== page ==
Figure 3. (a) Dissection of the lateral thoracic artery flap. The flap is isolated for 2 weeks within the donor area; (b) patent artery and vein after 2 weeks of flap isolation; (c) injection of silicone dye into the lateral thoracic artery; (d) patent artery with blue silicone dye up to distal from the bifurcation and anastomosis with the superficial inferior epigastric artery (green arrow)
All rabbits are treated according to the European Directive on the Protection of Animals. The Ethical Committee for Animal Experimentation of KU Leuven verifies each study protocol. As with any animal, it is important to handle rabbits with care. When lifting rabbits out of their cages, their lower legs are supported to prevent spinal cord injuries secondary to kicking.
General anesthesia is performed by the researcher after having obtained adequate training skills and qualifications regarding laboratory animal science, the use of anesthetic agents, and monitoring tools.
Adult New Zealand white rabbits, weighing approximately 3 kg, are used in all studies. Rabbits are anesthetized by inhalation of isoflurane. Because of the particular smell of this gas, conscious rabbits will counteract its use. Moreover, induction with isoflurane may cause life-threatening apnea in rabbits. Therefore, proper induction is carried out with the use of xylazine 6 mg/kg and ketamine 40 mg/kg intramuscularly, each injected into 1 gluteal region. The primary function of xylazine is sedation, while ketamine induces dissociative anesthesia. Analgesia is achieved by administering buprenorphine 0.05 mg/kg subcutaneously in the gluteal region. Additional doses are administered every 8 to 10 h, up to 72 h or as needed. Once proper induction is achieved, maintenance gas-anesthesia with isoflurane 1% to 2% supplemented with oxygen 1 L/min is administered by mask ventilation with spontaneous breathing. Rabbits are obligate nasal breathers, and as such, a mask firmly attached around the nose provides adequate inhalation of isoflurane. Rabbits are monitored with pulse oximetry. It is important to work in an adequately-equipped environment with proper ventilation and a scavenging system to minimize spills. Upon orthotopic transplantation, it is useful to have a sterile tube available in the operating field which can be inserted into the distal tracheal segment at the moment that the trachea is opened.
Rabbits are euthanized by intravenous injection of a lethal dose of T61 0.3 mL/kg into the marginal auricular vein. When the trachea is used for transplantation or in vitro research, it is important to limit warm ischemia time.[20,21] Therefore, opening of the neck is performed under general anesthesia. Only after exposure of the entire tracheal length, is the euthanizing agent administered and the trachea procured.
Tracheal surgery as well as flap dissection can be performed with the rabbit in dorsal decubitus without the need to change position. After achieving proper sedation, the rabbit is shaved and the skin is disinfected with an alcoholic preparation. Both upper legs can be fixed in relaxed extension, taking care to avoid brachial plexus injury caused by overstretching of the limbs.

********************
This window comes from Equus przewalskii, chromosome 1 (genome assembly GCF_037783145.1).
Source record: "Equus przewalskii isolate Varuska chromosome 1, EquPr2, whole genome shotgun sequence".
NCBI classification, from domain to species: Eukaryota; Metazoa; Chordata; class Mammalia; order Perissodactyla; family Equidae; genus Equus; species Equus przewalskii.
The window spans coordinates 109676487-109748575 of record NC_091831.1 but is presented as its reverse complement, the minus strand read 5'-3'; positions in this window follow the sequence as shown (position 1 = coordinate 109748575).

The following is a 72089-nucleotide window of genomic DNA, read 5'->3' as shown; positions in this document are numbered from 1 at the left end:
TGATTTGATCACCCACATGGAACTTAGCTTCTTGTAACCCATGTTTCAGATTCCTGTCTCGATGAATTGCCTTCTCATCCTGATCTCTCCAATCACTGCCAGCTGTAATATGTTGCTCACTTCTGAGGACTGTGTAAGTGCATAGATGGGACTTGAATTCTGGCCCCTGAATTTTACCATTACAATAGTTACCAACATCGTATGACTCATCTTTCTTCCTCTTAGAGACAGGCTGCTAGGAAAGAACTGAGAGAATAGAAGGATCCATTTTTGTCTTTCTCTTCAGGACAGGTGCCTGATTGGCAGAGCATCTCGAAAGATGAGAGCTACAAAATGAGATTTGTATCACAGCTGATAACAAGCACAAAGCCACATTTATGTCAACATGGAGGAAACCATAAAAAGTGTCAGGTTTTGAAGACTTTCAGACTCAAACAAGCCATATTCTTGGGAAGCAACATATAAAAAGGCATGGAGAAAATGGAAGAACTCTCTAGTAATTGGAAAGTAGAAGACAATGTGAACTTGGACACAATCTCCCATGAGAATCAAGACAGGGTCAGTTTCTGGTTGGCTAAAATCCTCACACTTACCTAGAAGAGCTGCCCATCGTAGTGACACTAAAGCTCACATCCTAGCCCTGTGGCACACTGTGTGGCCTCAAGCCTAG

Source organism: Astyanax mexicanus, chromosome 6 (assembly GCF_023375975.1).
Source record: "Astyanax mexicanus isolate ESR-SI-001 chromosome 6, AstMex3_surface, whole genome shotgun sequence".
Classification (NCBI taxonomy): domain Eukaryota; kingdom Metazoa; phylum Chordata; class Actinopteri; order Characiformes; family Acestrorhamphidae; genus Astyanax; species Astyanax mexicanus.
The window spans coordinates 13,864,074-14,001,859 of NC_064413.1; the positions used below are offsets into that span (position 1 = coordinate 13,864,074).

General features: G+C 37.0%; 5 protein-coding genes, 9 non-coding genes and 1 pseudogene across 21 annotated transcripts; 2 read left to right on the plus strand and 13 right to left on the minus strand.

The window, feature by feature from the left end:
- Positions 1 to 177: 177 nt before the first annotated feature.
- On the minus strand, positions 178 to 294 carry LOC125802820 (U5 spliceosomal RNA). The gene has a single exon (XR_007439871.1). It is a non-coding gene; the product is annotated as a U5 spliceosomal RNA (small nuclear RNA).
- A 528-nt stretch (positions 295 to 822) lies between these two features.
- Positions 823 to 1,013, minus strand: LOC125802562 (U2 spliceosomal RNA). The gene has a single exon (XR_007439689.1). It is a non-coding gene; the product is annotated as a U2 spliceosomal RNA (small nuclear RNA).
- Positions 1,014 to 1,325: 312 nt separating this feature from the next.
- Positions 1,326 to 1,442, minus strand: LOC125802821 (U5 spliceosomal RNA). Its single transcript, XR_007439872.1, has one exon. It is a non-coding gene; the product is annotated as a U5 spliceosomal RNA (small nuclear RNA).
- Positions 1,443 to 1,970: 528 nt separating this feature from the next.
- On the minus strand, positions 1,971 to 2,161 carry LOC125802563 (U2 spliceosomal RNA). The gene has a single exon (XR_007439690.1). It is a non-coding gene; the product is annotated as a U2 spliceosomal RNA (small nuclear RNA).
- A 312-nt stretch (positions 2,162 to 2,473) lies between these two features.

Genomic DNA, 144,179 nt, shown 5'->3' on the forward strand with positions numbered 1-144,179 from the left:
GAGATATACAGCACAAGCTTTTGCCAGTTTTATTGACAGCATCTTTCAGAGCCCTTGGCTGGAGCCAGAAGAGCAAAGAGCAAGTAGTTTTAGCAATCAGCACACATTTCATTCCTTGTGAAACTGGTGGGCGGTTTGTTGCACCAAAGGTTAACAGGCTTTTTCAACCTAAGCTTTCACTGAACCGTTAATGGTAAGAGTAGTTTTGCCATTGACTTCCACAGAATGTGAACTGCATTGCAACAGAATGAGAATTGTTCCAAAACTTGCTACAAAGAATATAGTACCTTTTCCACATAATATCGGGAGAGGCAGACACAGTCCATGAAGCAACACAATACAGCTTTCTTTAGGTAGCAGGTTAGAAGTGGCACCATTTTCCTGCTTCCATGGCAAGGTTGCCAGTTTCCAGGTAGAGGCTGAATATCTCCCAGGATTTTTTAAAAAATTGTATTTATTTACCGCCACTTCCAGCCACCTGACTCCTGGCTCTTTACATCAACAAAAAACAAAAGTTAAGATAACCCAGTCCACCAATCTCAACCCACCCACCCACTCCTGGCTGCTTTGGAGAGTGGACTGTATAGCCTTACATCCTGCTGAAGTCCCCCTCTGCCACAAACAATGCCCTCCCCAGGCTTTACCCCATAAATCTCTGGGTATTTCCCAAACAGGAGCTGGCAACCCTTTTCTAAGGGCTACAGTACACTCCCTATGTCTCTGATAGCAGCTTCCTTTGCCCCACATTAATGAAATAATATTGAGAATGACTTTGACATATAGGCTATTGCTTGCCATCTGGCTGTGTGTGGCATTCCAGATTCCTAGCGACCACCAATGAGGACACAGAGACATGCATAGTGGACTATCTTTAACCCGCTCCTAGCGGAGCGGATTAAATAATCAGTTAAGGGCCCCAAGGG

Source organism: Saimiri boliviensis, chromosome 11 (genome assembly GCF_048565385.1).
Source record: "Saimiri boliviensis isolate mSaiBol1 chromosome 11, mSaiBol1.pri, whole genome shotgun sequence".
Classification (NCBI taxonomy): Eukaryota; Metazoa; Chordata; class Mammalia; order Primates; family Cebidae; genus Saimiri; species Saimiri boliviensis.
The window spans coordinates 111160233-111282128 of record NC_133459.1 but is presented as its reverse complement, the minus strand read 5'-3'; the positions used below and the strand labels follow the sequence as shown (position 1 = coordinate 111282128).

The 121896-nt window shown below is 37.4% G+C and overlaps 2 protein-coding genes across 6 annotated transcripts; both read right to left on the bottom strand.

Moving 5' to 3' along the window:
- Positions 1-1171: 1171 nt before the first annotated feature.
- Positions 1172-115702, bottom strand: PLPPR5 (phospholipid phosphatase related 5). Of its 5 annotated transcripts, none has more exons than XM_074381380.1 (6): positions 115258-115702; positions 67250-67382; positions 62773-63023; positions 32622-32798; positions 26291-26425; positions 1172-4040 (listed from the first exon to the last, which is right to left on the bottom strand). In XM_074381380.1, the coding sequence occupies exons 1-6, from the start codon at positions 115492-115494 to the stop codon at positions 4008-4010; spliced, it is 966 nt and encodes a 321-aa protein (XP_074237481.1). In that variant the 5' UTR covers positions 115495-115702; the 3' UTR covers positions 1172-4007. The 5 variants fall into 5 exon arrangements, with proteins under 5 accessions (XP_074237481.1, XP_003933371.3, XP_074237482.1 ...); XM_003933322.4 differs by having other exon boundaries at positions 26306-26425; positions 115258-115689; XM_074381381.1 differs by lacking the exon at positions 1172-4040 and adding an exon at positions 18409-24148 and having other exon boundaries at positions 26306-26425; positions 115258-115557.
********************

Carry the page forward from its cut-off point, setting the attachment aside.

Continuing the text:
The neck is opened via a vertical midline incision to expose the superficial investing fascia. Deep to this fascia, the paired sternocleidomastoid and strap muscles are divided via their connecting raphe, forming a bloodless plane at the midline. The raphe is opened from the thyroid cartilage to the sternal notch to expose the cervical trachea over its entire length. Upon approaching the sternal notch, the venous jugular arc is encountered, running deep to the distal part of the sternocleidomastoid muscles and crossing the midline. The branch is ligated and an orthostatic retractor is placed to provide adequate exposure [Figure 4]. The trachea is covered by pretracheal fascia. The thyroid gland is also incorporated into this fascia, and can be divided along the midline while opening the fascia longitudinally. The cervical trachea is then circularly detached from the surrounding tissue.
Figure 4. (a) Peroperative view on the pretracheal fascia with the thyroid gland (green arrow), after dividing the strap muscles; (b) image of posterior oesophageal branches (yellow arrow) after opening the pretracheal fascia
The recurrent laryngeal nerve travels within the tracheal-esophageal groove and enters the larynx on the posterior surface of the trachea. The nerve is identified and dissection is pursued close to the trachea to avoid vocal-cord paralysis.
The quality of the anastomosis depends on the degree of exposure, the presence of a bloodless field, and well-prepared tracheal ends. To control both segments, a retraction suture is placed proximal and distal to the segment that will be removed. The circularly-detached trachea is elevated and the desired tracheal length is procured. At this point, a sterile tube providing isoflurane can be placed into the distal native segment. A suctioning device is used to prevent blood from the submucosal capillary plexus of the tracheal ends from leaking into the tube.